Big Kitten is watching you.
Toxoplasma gondii is a single celled organism that lives in the guts of cats and is spread to humans through contact with cat crap. About a third of the human population is infected with it. It resides in the brain and muscles, and doesn't always cause symptoms. But a new study at the University of Iowa and Florida International University has linked Toxoplasma gondii to reading and memory difficulties in children. The study also suggests that vitamin E can reduce the effects.
Infected rats are already known to lose their fear of cats, making it more likely that they will be killed and eaten. This is advantageous to the parasite, since it reproduces inside the intestines of cats. The organism's egg-like oocysts are shed in cat faeces which may then contaminate food or infect other animals. Some studies have suggested that Toxoplasma gondii can alter the behaviour of humans too, making men more aggressive and even causing women to cheat on their husbands. Other research has pointed to a strong link between the parasite and schizophrenia.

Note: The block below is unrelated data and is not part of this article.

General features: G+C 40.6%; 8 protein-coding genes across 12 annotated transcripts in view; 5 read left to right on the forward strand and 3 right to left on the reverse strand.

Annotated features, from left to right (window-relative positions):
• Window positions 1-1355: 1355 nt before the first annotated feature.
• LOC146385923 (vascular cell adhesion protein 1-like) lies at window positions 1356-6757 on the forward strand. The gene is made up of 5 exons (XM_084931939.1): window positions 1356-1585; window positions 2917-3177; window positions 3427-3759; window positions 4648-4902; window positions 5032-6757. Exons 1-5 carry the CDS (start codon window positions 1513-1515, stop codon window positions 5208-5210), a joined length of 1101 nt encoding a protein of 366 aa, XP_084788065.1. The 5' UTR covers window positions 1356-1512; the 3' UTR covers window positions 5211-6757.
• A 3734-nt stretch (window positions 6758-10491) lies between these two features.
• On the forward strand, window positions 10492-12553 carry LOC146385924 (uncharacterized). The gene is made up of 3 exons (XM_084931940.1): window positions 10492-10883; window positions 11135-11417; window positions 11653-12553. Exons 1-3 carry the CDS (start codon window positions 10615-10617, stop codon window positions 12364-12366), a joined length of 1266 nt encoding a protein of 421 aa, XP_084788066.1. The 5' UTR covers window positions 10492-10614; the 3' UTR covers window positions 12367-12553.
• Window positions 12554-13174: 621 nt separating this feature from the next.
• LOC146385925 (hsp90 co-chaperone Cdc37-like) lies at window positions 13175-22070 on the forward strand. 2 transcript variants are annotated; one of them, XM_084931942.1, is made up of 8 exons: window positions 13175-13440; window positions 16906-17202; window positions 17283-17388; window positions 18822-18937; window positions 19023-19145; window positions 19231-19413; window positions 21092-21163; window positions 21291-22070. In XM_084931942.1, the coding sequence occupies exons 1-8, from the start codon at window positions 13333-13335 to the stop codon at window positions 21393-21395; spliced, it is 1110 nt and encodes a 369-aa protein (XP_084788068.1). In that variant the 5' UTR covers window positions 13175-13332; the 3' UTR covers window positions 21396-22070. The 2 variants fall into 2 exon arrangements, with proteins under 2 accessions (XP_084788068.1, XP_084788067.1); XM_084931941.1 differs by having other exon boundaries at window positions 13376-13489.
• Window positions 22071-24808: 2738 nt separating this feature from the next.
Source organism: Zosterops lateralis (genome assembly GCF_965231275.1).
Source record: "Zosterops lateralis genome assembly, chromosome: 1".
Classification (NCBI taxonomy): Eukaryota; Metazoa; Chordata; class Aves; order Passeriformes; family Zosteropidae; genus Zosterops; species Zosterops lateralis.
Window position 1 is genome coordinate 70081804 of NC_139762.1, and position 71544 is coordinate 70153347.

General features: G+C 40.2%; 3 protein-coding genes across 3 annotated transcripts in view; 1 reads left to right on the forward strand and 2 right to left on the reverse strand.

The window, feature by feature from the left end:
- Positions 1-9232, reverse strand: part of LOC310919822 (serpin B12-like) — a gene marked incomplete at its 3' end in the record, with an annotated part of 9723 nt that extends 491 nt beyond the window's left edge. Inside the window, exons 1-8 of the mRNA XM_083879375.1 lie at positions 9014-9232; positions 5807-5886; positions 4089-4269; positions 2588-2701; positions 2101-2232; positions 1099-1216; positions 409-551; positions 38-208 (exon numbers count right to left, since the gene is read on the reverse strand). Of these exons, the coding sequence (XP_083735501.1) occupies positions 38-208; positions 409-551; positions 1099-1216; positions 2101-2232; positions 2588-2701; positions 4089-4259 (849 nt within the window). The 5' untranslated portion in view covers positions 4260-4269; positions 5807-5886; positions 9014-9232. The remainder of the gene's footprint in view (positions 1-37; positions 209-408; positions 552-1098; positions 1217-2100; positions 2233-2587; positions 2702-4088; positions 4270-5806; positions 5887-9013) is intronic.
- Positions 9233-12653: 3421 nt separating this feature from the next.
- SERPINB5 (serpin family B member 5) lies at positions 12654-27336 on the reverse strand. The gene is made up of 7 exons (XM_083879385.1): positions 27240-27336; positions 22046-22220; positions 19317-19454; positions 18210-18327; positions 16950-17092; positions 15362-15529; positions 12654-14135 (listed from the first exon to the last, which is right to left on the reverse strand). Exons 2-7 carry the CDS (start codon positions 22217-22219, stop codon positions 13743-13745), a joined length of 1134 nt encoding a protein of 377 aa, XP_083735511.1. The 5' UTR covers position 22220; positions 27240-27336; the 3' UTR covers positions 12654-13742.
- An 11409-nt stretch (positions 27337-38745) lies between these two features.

This video about the world's largest whoopie cushion is all about the cat. Read the rest
This photoset was original posted on a Chinese website Read the rest
Sometimes I can't tell how much of my affection for cats is genuine and how much is the toxoplasmosis talking, but in the end it doesn't matter: I love their silly faces. That's probably why I've fallen for Nekoatsume, an adorable Japanese smartphone game whose name translates as "collecting cats." Read the rest
Hugh writes, "YouTube's automated takedown tool is known for its flaws, but this week it crossed a line by attacking a purring cat. According to YouTube's Content-ID system both EMI Publishing and PRS own the rights to a 12 second purring loop. The cat in question, Phantom, has filed a dispute and hopes to reclaim his rights." (Thanks, Hugh!) Read the rest